The Microbiome-Gut-Brain axis regulates social cognition & craving in young binge drinkers

Iannone, Luigi Francesco;
2023

Abstract

Background Binge drinking is the consumption of an excessive amount of alcohol in a short period of time. This pattern of consumption is highly prevalent during the crucial developmental period of adolescence. Recently, the severity of alcohol use disorders (AUDs) has been linked with microbiome alterations suggesting a role for the gut microbiome in its development. Furthermore, a strong link has emerged too between microbiome composition and socio-emotional functioning across different disorders including AUD. The aim of this study was to investigate the potential link (and its predictive value) between alcohol-related altered microbial profile, social cognition, impulsivity and craving.Methods Young people (N = 71) aged 18-25 reported their alcohol use and underwent a neuropsychological evalu-ation. Craving was measured at baseline and three months later. Diet was controlled for. Blood, saliva and hair samples were taken for inflammatory, kynurenine and cortisol analysis. Stool samples were provided for shotgun metagenomic sequencing and short-chain fatty acids (SCFAs) were measured.Findings Binge drinking was associated with distinct microbiome alterations and emotional recognition difficulties. Associations were found for several microbiome species with emotional processing and impulsivity. Craving showed a strong link with alterations in microbiome composition and neuroactive potential over time. Interpretation In conclusion, this research demonstrates alterations in the gut microbiome of young binge drinkers (BDs) and identifies early biomarkers of craving. Associations between emotional processing and microbiome composition further support the growing literature on the gut microbiome as a regulator of social cognition. These findings are of relevance for new gut-derived interventions directed at improving early alcohol-related alterations during the vulnerability period of adolescence.Funding C.C. and R.G-C. received funding from the European Union's Horizon 2020 research and innovation programme under the Marie Sklodowska-Curie grant agreement No. 754535. APC Microbiome Ireland is a research centre funded by Science Foundation Ireland (SFI), through the Irish Government's National Development Plan [grant no. SFI/12/RC/2273_P2]. J.F.C has research support from Cremo, Pharmavite, DuPont and Nutricia. He has spoken at meetings sponsored by food and pharmaceutical companies. G.C. has received honoraria from Janssen, Probi, and Apsen as an invited speaker; is in receipt of research funding from Pharmavite, Fonterra, Nestle and Reckitt; and is a paid consultant for Yakult, Zentiva and Heel pharmaceuticals. All the authors declare no competing interests. Copyright (c) 2023 The Author(s). Published by Elsevier B.V. This is an open access article under the CC BY license (http://creativecommons.org/licenses/by/4.0/).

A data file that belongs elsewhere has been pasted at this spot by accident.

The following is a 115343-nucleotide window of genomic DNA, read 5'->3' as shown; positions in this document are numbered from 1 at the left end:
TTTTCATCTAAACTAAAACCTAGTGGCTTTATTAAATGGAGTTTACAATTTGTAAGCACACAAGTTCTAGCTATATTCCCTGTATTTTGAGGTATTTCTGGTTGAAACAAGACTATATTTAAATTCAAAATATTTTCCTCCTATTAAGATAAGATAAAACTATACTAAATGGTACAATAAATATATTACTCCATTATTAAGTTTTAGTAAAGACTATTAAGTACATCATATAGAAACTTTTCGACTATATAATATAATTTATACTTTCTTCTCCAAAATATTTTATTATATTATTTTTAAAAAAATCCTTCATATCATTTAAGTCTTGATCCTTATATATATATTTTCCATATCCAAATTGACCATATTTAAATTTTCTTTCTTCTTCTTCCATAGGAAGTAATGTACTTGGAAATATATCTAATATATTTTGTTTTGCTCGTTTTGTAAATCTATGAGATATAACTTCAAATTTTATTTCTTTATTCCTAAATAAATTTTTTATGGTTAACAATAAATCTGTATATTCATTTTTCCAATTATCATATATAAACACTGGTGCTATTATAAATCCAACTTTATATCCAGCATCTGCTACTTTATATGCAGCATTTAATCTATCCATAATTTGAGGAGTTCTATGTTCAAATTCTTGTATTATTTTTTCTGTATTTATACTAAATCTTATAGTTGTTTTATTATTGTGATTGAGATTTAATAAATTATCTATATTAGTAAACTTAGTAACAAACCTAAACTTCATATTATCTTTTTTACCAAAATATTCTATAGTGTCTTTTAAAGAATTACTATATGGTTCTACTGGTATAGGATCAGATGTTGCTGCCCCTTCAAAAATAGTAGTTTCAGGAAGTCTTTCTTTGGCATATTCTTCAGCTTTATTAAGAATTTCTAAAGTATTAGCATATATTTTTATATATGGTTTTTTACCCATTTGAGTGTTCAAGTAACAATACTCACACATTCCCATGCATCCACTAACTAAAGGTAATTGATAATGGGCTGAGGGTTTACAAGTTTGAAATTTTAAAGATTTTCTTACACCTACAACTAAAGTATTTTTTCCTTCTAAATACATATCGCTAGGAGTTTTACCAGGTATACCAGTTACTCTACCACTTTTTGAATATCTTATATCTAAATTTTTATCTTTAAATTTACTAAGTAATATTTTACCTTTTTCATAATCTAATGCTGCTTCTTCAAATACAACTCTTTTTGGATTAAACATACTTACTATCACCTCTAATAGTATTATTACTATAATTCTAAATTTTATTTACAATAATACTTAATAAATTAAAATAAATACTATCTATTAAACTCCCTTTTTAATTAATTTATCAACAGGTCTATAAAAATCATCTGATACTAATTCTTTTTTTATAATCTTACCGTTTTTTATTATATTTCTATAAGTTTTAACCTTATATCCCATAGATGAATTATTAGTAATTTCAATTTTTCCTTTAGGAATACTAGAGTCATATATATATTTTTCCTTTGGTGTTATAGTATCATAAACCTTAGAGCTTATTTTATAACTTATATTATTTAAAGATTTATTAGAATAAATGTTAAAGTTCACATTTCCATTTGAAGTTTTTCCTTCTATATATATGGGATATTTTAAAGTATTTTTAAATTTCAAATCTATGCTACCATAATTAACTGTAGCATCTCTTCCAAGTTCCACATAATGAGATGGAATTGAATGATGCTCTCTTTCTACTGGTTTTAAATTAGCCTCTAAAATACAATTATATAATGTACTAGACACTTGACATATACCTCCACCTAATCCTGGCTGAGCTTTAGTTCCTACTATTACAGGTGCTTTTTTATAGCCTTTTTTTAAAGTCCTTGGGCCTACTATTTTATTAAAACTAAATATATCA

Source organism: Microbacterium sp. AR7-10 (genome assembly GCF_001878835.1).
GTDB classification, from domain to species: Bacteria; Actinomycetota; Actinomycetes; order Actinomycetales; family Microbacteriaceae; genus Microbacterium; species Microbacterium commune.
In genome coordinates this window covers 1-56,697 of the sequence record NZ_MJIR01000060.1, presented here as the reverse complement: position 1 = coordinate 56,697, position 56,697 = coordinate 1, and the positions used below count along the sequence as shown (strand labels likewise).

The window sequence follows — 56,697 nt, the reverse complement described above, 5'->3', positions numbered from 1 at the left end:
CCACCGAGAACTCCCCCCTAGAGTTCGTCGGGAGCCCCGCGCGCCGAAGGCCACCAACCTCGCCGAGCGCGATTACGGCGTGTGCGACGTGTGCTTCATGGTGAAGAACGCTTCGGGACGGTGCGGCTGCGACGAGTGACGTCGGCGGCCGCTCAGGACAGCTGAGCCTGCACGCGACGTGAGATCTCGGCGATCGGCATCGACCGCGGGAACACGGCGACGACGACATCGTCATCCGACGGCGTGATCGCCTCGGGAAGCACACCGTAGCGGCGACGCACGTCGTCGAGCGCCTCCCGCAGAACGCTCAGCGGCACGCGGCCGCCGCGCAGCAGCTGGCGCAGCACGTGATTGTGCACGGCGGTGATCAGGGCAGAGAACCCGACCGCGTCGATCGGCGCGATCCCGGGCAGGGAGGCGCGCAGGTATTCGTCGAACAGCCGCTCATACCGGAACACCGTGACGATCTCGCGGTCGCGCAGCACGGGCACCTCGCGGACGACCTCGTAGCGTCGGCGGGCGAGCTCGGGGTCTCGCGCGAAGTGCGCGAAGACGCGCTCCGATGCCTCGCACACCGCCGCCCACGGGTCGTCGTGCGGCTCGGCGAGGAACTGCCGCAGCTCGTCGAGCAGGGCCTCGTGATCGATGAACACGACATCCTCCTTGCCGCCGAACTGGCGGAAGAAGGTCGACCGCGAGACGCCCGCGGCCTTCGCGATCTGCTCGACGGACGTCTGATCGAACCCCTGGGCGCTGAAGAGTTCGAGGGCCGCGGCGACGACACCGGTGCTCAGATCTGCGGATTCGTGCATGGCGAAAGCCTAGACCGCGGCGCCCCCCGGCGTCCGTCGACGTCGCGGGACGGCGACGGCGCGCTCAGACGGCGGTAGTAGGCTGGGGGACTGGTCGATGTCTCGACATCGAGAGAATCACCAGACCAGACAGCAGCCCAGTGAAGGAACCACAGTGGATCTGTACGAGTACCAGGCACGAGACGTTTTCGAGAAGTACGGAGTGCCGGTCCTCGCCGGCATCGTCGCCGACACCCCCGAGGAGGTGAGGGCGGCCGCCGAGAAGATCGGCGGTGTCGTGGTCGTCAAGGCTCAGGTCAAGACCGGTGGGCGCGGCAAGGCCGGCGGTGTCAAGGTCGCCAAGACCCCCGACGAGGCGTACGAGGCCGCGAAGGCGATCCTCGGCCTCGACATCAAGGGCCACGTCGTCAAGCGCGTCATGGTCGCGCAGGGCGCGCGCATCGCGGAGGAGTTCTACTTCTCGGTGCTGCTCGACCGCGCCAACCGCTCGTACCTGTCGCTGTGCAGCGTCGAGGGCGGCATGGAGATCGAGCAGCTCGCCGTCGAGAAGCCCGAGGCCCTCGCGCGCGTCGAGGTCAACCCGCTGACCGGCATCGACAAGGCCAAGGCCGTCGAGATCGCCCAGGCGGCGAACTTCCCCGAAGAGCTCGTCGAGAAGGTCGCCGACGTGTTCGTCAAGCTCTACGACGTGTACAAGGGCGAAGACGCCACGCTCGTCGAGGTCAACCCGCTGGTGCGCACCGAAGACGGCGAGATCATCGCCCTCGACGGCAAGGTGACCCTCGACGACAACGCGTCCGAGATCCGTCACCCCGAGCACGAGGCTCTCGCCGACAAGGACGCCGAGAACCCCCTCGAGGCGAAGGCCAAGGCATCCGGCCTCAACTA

2023
89
10
20
Carbia, Carina; Bastiaanssen, Thomaz F S; Iannone, Luigi Francesco; García-Cabrerizo, Rubén; Boscaini, Serena; Berding, Kirsten; Strain, Conall R; Clarke, Gerard; Stanton, Catherine; Dinan, Timothy G; Cryan, John F
File in questo prodotto:
Non ci sono file associati a questo prodotto.

I documenti in FLORE sono protetti da copyright e tutti i diritti sono riservati, salvo diversa indicazione.

Utilizza questo identificatore per citare o creare un link a questa risorsa: https://hdl.handle.net/2158/1307708
Citazioni
  • ???jsp.display-item.citation.pmc??? ND
  • Scopus 6
  • ???jsp.display-item.citation.isi??? 4
social impact